But just to prove all media mentions of Dwarf aren’t awful, there’s this little piece in The Observer (second page):

“But vivid, original description is not found only in works of high literature. My favorite description of a face comes from Red Dwarf by Grant Naylor: “When she smiled, her eyes lit up like a pinball machine when you win a bonus game.”

Lovely. Although it does pose the question – what the fuck is “high literature”? I do become worried when arbitary distinctions are made that supposedly make some literature more “worthy” than others – especially when you’ve just admitted that something you think of as low literature has your favourite description of something as important as a face. It’s exactly this sort of attitude that makes mainstream literature reviewers turn their noses up at SF, and it stinks.

Oh, and the disclaimer “The views expressed in this column are those of the author and not necessarily those of The Observer” reaches a new low in showing respect for your readers. YES, I THOUGHT THAT EVERY PIECE OF WRITING IN THE OBSERVER REPRESENTED THE COLLECTIVE OPINION OF THE NEWSPAPER.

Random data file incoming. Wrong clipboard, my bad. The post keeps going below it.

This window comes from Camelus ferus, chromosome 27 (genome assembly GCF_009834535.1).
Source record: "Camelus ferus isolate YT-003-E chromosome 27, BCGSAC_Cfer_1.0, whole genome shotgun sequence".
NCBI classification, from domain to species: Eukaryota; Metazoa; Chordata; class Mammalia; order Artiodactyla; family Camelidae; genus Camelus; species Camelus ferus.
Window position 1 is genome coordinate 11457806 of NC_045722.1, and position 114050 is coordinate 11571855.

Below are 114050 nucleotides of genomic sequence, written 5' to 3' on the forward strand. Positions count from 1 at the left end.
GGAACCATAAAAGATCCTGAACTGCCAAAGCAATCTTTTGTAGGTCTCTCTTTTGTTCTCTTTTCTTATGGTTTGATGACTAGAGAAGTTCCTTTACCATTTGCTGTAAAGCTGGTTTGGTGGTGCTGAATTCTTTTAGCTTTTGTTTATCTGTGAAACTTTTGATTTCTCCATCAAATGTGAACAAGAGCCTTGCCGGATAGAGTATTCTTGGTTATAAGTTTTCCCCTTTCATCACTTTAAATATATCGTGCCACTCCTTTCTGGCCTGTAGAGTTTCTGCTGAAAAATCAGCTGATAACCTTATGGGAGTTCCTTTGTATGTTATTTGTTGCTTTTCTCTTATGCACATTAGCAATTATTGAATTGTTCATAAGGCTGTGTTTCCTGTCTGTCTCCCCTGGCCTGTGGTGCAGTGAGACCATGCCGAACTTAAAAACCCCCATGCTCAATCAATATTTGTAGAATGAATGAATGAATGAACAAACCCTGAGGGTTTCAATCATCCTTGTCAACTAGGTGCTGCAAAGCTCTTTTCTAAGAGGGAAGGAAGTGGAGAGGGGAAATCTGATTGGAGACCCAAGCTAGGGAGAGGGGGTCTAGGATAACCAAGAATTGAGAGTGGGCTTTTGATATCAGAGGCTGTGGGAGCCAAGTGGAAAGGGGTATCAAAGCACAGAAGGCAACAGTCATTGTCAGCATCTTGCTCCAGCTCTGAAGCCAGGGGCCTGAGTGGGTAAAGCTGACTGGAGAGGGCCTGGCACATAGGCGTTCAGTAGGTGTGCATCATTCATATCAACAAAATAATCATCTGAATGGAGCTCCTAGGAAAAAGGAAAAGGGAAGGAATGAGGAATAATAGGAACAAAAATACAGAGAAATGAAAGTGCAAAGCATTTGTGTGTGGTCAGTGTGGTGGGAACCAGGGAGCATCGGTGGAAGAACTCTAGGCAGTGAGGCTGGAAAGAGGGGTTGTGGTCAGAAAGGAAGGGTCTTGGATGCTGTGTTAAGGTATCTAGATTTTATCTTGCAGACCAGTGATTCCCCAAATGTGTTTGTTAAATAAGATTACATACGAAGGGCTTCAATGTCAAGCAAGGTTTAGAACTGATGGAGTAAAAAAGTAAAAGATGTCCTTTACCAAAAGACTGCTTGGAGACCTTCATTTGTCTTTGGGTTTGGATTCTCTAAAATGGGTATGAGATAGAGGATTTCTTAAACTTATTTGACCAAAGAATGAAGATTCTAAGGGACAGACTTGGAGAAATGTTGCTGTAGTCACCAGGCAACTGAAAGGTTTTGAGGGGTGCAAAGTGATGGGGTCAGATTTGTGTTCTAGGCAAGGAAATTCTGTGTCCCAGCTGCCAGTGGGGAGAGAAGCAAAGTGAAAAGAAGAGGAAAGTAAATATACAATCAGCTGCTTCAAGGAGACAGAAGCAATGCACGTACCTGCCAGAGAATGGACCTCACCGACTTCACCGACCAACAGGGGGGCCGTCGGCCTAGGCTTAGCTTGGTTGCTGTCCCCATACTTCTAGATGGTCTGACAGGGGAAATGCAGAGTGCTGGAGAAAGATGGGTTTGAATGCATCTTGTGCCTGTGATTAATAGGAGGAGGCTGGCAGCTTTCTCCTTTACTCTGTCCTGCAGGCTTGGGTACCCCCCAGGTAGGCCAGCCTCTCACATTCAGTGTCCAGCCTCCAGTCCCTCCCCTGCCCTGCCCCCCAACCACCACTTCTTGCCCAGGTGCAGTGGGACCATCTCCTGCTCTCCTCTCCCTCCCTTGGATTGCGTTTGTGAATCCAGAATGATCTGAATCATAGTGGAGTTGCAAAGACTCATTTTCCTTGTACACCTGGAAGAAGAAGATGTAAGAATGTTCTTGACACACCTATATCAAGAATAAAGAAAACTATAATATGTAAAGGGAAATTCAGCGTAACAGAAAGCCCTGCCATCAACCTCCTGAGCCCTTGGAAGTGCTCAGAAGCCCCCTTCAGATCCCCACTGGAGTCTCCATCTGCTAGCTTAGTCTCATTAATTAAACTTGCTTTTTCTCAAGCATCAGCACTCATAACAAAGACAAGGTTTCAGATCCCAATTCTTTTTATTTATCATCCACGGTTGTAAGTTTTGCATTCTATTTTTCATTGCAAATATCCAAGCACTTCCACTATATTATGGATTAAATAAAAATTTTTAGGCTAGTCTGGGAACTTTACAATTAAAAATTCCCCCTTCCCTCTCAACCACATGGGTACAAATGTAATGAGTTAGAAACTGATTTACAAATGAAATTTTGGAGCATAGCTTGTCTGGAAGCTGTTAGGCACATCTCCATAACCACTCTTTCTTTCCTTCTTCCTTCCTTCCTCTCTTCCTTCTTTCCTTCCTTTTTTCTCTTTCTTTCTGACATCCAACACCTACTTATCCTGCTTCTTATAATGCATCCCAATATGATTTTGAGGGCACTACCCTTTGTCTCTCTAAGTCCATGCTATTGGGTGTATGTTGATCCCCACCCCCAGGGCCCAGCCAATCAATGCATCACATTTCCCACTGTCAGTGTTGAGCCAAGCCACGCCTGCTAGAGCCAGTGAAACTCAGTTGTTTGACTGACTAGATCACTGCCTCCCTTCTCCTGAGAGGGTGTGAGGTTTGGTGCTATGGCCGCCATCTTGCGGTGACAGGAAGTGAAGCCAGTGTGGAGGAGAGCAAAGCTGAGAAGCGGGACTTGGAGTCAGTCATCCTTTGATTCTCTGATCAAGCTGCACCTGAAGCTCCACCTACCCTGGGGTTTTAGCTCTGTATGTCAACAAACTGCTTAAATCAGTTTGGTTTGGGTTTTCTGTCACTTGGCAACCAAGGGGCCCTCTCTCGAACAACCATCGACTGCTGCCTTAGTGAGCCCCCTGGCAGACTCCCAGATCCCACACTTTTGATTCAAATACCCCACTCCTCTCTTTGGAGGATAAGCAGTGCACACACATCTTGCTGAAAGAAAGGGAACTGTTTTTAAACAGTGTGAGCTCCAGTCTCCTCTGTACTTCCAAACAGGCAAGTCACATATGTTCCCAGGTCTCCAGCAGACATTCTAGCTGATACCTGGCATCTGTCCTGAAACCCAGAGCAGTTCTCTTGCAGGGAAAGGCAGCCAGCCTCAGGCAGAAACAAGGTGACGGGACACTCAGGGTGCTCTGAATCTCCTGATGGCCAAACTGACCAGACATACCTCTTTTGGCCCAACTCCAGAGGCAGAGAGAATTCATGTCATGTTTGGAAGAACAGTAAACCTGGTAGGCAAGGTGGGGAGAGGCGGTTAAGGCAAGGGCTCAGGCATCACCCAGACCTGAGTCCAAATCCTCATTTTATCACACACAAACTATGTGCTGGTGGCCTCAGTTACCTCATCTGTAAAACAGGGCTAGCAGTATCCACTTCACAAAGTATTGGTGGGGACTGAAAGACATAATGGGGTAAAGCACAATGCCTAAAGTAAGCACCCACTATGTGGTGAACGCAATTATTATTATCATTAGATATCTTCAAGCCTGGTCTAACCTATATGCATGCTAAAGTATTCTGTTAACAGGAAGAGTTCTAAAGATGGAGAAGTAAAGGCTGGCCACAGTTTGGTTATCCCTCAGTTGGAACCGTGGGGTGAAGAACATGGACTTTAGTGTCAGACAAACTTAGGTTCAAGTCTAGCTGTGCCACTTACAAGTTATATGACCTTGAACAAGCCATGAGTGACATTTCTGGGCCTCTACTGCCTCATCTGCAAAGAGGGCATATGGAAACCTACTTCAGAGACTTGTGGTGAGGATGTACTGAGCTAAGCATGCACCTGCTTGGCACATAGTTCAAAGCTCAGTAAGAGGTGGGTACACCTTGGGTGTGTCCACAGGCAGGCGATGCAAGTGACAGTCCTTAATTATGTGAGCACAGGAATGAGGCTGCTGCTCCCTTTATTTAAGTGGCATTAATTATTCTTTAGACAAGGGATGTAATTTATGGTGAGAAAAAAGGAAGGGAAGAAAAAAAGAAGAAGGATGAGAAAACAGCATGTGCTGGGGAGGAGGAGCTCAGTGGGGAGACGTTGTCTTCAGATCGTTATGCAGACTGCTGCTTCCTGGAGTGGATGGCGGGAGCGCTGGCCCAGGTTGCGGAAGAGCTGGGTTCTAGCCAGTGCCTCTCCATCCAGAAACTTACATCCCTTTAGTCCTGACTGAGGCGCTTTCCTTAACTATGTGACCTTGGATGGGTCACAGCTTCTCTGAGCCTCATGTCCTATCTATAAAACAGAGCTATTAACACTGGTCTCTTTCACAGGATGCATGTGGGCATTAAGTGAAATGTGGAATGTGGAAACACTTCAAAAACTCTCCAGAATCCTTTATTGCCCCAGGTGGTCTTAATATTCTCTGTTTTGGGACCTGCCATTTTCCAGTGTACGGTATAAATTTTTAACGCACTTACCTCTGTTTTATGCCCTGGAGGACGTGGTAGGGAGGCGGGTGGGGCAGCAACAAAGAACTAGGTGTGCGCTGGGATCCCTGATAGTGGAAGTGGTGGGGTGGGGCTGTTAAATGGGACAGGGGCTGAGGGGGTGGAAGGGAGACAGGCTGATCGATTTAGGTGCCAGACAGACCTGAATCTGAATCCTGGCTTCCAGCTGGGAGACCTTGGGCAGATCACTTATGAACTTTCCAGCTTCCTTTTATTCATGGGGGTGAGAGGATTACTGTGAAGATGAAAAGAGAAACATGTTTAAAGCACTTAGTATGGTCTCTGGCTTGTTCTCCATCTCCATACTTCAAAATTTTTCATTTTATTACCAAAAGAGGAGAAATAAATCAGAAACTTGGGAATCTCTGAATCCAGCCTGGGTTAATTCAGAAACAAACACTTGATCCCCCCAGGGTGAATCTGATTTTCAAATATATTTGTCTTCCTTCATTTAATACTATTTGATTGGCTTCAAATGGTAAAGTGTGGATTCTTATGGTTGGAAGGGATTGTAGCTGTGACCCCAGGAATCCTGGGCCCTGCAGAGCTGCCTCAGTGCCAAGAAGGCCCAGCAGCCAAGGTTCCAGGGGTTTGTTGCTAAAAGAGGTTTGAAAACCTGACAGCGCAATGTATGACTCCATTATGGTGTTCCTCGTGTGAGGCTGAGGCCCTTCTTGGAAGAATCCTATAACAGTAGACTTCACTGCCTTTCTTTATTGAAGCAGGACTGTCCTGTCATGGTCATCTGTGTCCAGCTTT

2 comments on “Pinball Wizard

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  • To be honest, I’ve been tempted for some time to do a “close review” of the Dwarf novels, evaluating them not on their entertainment value, but on their worth as literature…putting to use all thems greats vocabulary words what I done learned in college.

    I wasn’t sure how that would be received by the community though. Any opinions?

  • I wasn’t sure how that would be received by the community though. Any opinions?

    I don’t think we need to answer that.

    Go review the asses of them, Phil!

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